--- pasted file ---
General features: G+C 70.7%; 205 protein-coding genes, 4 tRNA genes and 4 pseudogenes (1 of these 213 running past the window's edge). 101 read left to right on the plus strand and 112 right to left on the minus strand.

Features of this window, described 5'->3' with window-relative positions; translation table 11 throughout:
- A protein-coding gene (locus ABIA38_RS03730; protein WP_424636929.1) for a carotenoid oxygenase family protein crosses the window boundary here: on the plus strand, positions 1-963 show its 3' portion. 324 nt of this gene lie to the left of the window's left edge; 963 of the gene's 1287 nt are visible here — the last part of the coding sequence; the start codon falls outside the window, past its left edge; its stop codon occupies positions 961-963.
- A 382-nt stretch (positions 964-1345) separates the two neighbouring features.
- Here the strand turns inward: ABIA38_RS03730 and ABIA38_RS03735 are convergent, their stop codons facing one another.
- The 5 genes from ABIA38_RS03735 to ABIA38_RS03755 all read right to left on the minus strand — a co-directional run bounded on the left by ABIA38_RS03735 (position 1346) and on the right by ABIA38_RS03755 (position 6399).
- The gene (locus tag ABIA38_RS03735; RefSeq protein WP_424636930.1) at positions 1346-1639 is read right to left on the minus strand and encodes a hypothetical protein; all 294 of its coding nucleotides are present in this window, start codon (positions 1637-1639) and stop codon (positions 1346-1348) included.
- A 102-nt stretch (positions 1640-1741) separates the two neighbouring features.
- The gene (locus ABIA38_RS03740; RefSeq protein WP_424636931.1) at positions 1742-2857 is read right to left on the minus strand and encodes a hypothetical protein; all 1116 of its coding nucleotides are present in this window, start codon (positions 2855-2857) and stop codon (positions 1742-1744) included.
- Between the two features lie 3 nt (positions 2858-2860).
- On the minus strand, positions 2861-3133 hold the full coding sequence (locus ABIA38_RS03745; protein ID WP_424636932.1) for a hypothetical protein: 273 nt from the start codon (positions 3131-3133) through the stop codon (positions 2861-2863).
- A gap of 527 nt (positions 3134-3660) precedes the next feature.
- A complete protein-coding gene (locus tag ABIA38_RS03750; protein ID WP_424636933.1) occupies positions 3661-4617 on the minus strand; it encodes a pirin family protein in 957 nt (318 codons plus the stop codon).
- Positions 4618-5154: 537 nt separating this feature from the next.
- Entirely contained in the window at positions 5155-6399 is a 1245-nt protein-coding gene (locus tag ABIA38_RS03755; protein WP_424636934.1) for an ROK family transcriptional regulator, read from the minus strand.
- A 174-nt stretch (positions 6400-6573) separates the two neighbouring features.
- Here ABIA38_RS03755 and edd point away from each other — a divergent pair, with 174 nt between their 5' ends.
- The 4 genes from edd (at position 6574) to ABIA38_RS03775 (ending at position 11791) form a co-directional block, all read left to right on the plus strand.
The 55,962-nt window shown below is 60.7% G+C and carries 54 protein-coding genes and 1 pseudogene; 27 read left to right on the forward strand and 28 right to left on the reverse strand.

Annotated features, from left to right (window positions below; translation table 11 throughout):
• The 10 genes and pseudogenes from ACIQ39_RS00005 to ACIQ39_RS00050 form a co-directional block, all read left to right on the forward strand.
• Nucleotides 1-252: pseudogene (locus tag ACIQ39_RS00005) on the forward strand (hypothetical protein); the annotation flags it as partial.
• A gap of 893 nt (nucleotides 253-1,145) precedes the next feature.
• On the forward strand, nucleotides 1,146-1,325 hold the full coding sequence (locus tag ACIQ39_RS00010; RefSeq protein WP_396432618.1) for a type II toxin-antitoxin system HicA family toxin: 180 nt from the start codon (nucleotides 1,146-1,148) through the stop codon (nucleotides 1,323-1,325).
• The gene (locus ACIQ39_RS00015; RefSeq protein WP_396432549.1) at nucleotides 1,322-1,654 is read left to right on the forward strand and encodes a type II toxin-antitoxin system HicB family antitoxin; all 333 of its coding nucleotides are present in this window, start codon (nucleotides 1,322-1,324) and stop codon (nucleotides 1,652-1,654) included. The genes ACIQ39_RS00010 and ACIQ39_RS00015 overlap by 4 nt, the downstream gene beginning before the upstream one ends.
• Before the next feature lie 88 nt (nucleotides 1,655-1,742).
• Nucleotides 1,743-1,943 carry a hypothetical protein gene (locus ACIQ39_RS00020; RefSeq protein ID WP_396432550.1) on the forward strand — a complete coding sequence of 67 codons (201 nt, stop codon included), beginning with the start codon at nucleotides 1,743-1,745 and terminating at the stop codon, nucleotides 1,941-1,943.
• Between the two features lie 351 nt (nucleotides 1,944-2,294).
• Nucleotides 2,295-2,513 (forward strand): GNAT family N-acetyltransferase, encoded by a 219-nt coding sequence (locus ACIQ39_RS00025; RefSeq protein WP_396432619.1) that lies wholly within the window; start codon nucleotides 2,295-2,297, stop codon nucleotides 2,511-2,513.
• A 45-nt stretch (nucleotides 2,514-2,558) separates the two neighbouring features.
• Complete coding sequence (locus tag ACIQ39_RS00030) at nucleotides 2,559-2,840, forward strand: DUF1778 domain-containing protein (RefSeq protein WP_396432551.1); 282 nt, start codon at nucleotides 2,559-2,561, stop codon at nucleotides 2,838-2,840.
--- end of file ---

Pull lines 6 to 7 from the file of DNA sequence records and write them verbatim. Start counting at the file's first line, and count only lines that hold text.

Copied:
- The 5 genes from ABIA38_RS03735 to ABIA38_RS03755 all read right to left on the minus strand — a co-directional run bounded on the left by ABIA38_RS03735 (position 1346) and on the right by ABIA38_RS03755 (position 6399).
- The gene (locus tag ABIA38_RS03735; RefSeq protein WP_424636930.1) at positions 1346-1639 is read right to left on the minus strand and encodes a hypothetical protein; all 294 of its coding nucleotides are present in this window, start codon (positions 1637-1639) and stop codon (positions 1346-1348) included.